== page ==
Mt. Ratchel

This was the second consolation peak on my way back from Shute Mtn. This impressive-sounding summit overlooks the Canyon Creek Bridge and Lake Oroville. I found a place to park near the bridge and went steeply up the East Ridge to the summit area. The going was mostly through grass/forest, no real bushwhacking and minimal poison oak. Not having researched this ahead of time, I didn't realize there was a home at the summit until I was up there. Yikes. I actually retreated about 100ft from the summit since that would have left me in full view from the house. Really not worth the trouble unless you're invited to a nice Christmas party by the owners.

Kelly Ridge

As I was driving around the west side of the dam towards Peak 1,846ft, I noticed that Laura had visited this as well. It appears to be in a residential area, but at the very end of Kelly Ridge Rd where the highpoint is located is the Lake Oroville Visitor Center. How nice! The summit is located in a clump of rocks adjacent to the Visitor Center. There is a 3-story viewing platform to let one see over the trees and much of the surrounding lake. A sign at the Visitor Center said "Welcome Home Schoolers." It seemed to fit with many of the other interesting sights one sees in these parts, including the occasional confederate flag, State of Jefferson signs, a sign reading "Vaccines kill and injure" and such. Not much love for the government (or blue people) around here, it seems.

Peak 1,846ft

After Chitterden Ridge, this P900 was my second main goal in the area. Located on the west side of the lake and north of the massive dam, the narrow, winding, but paved Cherokee Rd gets within a few miles of the summit. A spur road through Oregon City with an historic covered bridge gets one closer. Unfortunately, the Oregon City Trail I followed was gated at ranch property. I gave up the venture. Later, I discovered there may be a way to reach it by boat without disturbing the ranch. That will be a future project.

Big Bend Mtn

This summit is located at the north end of the lake, on private timber lands. Found not far from the town of Paradise that was virtually razed in the Camp Fire the previous summer, much of the route along SR70 and the Big Bend Rd I traveled suffered in the same blaze. There were sobering properties burned to the ground and others miraculously saved. The last few miles of the road I traveled had been spared from the fire. The last mile went through the private timber lands, the road very dusty from recent, heavy use. I parked a few hundred yards from the summit and walked up some bulldozer tracks to the flatish summit. A white truck drove by my car while I was up there, but they didn't seem to care that I was about. Despite more than 800ft of prominence, the mountain was mostly a dud with very weak views.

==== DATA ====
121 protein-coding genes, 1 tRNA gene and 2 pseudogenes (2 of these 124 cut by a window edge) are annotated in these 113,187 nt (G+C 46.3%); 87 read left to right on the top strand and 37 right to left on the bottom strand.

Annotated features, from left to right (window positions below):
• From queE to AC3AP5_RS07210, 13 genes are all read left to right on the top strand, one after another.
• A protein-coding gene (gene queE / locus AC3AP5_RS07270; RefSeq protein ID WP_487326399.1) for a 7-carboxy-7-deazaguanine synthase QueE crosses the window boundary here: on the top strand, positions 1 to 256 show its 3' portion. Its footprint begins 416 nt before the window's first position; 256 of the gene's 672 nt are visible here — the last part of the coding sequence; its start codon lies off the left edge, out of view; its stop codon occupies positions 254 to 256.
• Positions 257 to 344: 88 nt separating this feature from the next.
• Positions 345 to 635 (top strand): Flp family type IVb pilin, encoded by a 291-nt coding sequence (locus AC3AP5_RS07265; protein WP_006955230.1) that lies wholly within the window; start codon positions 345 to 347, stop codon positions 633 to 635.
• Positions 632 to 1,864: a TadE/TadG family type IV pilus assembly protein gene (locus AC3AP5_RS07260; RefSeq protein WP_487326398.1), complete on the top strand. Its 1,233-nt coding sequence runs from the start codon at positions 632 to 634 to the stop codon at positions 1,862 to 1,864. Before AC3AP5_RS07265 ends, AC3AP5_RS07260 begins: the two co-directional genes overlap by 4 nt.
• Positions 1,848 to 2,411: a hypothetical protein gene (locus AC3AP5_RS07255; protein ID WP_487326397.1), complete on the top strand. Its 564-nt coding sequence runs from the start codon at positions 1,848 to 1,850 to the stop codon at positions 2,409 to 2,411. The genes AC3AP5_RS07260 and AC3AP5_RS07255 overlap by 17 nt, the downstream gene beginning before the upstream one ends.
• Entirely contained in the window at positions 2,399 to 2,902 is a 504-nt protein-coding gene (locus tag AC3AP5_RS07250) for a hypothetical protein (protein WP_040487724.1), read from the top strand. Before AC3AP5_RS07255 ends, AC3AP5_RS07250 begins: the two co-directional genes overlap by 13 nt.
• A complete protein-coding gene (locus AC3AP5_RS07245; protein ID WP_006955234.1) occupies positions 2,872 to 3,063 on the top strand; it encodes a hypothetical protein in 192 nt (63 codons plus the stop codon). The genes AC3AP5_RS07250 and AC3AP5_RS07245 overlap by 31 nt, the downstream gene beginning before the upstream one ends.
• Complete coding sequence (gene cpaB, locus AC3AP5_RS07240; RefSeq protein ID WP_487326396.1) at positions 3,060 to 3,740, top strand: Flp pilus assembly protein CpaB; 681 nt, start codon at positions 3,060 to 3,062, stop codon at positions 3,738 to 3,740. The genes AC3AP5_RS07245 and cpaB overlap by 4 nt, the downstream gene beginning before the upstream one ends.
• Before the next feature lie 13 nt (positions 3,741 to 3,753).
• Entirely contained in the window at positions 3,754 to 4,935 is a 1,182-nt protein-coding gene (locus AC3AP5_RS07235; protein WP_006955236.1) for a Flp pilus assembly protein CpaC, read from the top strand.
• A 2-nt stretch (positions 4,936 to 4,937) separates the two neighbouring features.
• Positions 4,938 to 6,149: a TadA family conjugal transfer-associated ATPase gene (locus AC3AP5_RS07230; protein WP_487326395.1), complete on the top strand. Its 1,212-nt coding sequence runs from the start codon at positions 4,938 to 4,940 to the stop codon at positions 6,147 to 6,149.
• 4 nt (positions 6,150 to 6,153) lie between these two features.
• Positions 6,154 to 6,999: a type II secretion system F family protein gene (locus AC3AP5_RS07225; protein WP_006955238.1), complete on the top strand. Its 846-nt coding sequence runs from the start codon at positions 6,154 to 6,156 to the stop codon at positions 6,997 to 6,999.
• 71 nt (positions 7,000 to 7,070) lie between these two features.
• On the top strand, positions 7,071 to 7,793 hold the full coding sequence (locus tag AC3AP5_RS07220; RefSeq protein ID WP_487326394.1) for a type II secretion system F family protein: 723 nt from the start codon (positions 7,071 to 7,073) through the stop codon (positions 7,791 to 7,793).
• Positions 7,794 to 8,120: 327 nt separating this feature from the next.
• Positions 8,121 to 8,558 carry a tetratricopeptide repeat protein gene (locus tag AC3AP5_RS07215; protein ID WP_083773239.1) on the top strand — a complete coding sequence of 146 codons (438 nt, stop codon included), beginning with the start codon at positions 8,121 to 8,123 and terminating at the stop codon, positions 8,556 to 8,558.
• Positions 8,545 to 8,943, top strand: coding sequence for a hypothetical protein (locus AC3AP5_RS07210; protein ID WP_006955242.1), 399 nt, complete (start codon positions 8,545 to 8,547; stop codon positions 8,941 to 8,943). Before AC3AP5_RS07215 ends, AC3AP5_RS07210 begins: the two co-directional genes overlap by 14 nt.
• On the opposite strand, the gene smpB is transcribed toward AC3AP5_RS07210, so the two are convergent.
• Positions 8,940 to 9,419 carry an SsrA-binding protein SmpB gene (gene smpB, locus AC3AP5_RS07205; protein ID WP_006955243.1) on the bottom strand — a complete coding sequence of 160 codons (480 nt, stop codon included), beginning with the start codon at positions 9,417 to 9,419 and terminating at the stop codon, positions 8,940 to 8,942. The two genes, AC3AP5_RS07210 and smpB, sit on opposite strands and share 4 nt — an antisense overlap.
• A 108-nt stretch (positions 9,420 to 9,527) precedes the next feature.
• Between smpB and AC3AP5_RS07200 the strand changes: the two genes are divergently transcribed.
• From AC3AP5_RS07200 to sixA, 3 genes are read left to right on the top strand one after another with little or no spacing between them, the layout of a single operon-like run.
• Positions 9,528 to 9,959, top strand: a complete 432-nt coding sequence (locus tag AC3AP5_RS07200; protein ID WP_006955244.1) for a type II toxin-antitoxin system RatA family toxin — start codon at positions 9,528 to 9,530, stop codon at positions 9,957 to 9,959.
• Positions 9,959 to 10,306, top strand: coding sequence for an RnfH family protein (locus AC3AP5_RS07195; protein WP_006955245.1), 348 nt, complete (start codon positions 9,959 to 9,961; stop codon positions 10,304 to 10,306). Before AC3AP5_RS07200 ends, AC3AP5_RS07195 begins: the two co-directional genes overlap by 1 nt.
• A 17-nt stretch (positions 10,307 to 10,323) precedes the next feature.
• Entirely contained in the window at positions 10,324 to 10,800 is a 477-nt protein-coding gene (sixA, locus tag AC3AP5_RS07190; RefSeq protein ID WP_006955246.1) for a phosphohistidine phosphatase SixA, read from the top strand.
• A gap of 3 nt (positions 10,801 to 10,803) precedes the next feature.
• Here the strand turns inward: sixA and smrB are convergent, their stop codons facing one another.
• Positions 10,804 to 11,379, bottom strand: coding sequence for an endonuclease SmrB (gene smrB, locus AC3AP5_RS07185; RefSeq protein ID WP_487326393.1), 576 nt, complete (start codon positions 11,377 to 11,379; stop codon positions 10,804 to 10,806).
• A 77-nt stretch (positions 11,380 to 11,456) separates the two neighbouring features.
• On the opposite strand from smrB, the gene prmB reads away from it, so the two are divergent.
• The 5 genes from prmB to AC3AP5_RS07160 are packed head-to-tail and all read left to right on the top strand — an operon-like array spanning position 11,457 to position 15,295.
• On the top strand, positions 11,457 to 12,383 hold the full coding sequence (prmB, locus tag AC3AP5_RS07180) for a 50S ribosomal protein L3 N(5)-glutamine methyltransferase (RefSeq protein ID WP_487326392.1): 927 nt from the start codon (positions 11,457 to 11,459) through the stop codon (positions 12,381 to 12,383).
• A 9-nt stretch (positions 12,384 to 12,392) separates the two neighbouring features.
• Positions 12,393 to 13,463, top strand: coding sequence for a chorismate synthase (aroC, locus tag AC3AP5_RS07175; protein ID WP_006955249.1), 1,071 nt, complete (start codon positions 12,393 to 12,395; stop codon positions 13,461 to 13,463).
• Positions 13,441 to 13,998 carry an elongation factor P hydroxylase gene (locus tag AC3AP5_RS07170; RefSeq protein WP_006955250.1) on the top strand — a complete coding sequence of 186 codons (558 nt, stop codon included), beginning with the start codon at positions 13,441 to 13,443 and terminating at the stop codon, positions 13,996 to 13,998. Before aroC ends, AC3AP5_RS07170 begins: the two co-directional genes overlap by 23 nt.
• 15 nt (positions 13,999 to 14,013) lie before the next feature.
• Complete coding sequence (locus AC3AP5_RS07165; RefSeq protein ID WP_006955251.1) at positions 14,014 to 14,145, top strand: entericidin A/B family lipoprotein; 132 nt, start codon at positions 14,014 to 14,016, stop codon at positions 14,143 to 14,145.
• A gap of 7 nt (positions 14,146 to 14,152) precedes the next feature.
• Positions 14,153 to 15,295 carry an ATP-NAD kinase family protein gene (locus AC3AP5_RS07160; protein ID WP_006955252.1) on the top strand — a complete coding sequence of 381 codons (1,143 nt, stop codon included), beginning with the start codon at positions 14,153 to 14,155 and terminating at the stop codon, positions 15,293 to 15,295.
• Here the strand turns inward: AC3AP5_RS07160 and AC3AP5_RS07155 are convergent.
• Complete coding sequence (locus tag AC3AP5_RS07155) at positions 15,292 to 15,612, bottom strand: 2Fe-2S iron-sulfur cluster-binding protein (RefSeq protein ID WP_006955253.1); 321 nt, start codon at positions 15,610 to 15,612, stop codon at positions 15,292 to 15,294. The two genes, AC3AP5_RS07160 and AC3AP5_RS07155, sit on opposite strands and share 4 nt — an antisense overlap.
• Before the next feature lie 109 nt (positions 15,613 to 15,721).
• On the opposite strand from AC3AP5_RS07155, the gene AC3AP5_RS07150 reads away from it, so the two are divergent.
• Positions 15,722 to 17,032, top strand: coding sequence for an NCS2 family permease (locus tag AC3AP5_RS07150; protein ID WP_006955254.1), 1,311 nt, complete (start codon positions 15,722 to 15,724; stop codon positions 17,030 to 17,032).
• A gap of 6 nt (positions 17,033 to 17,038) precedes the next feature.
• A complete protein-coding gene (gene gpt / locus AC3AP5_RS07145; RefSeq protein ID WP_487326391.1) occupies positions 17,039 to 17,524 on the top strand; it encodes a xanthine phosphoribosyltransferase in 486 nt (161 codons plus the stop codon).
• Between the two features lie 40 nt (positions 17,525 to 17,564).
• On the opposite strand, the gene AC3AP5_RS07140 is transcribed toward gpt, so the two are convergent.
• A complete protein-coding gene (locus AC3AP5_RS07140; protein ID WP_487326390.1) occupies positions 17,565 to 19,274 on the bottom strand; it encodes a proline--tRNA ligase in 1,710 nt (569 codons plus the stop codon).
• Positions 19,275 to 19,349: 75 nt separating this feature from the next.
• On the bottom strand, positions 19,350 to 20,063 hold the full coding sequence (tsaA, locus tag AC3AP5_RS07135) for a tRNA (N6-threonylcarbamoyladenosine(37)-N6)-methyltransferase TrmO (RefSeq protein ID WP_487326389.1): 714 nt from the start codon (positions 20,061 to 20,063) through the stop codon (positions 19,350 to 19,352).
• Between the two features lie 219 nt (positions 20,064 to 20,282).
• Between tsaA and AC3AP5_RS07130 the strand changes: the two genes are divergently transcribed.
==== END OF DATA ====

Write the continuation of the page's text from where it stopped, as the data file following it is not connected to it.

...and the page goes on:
Serpentine Point

This was an easy bonus on the way back down SR70 from Big Bend Mtn. I parked off the side of the freeway and quickly went up and down the burned-over slope to claim the summit. It was interesting to see numerous holes where the large manzanita bushes had been burned completely down to the roots.

Cohasset Ridge

This one is a long drive up with a suitable vehicle, an hour north of the other summits. I drove to Chico, then up the long Cohasset Rd which turns to gravel halfway up and finally rougher dirt. Not a good place to drive when its muddy, from the looks of it. At the summit is a concrete platform in a large open area, all that remains of a lookout that once stood here. The area near the summit is the site of Campbellville, what was probably a thriving lumber district until the first growth in the area was exhausted. There are several rustic communities on the drive that still manage to survive, though from the looks of it, barely.

Steve H comments on 11/17/19:
Here I thought I would be the only guy to ever go out of his way to "climb" serpentine point and big bend. Lived there in Yankee hill for 10 years before the fire took us out. Believe it or not it was a very pretty area before the fire.